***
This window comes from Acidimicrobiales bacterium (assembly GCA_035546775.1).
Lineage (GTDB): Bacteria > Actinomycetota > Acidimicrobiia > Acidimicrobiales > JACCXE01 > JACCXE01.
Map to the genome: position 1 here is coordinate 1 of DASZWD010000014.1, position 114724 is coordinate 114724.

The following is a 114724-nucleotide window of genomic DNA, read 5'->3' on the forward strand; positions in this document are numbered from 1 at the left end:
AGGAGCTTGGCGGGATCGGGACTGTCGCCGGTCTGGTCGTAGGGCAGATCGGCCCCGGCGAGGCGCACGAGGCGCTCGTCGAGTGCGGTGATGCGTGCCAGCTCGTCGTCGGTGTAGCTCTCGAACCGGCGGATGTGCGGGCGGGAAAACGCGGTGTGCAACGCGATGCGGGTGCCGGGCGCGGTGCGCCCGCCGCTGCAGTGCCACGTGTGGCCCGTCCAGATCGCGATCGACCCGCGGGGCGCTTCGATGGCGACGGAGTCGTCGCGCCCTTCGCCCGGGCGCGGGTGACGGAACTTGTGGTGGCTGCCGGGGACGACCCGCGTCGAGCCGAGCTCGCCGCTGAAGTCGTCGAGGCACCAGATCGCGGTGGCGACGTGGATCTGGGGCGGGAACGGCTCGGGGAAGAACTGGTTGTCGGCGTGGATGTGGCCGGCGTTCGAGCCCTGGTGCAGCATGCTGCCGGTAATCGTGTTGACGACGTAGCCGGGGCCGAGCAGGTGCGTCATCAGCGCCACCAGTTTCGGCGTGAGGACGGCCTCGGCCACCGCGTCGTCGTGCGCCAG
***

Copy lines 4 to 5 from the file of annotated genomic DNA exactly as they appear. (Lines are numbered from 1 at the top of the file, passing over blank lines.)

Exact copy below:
The following is a 114724-nucleotide window of genomic DNA, read 5'->3' on the forward strand; positions in this document are numbered from 1 at the left end:
AGGAGCTTGGCGGGATCGGGACTGTCGCCGGTCTGGTCGTAGGGCAGATCGGCCCCGGCGAGGCGCACGAGGCGCTCGTCGAGTGCGGTGATGCGTGCCAGCTCGTCGTCGGTGTAGCTCTCGAACCGGCGGATGTGCGGGCGGGAAAACGCGGTGTGCAACGCGATGCGGGTGCCGGGCGCGGTGCGCCCGCCGCTGCAGTGCCACGTGTGGCCCGTCCAGATCGCGATCGACCCGCGGGGCGCTTCGATGGCGACGGAGTCGTCGCGCCCTTCGCCCGGGCGCGGGTGACGGAACTTGTGGTGGCTGCCGGGGACGACCCGCGTCGAGCCGAGCTCGCCGCTGAAGTCGTCGAGGCACCAGATCGCGGTGGCGACGTGGATCTGGGGCGGGAACGGCTCGGGGAAGAACTGGTTGTCGGCGTGGATGTGGCCGGCGTTCGAGCCCTGGTGCAGCATGCTGCCGGTAATCGTGTTGACGACGTAGCCGGGGCCGAGCAGGTGCGTCATCAGCGCCACCAGTTTCGGCGTGAGGACGGCCTCGGCCACCGCGTCGTCGTGCGCCAG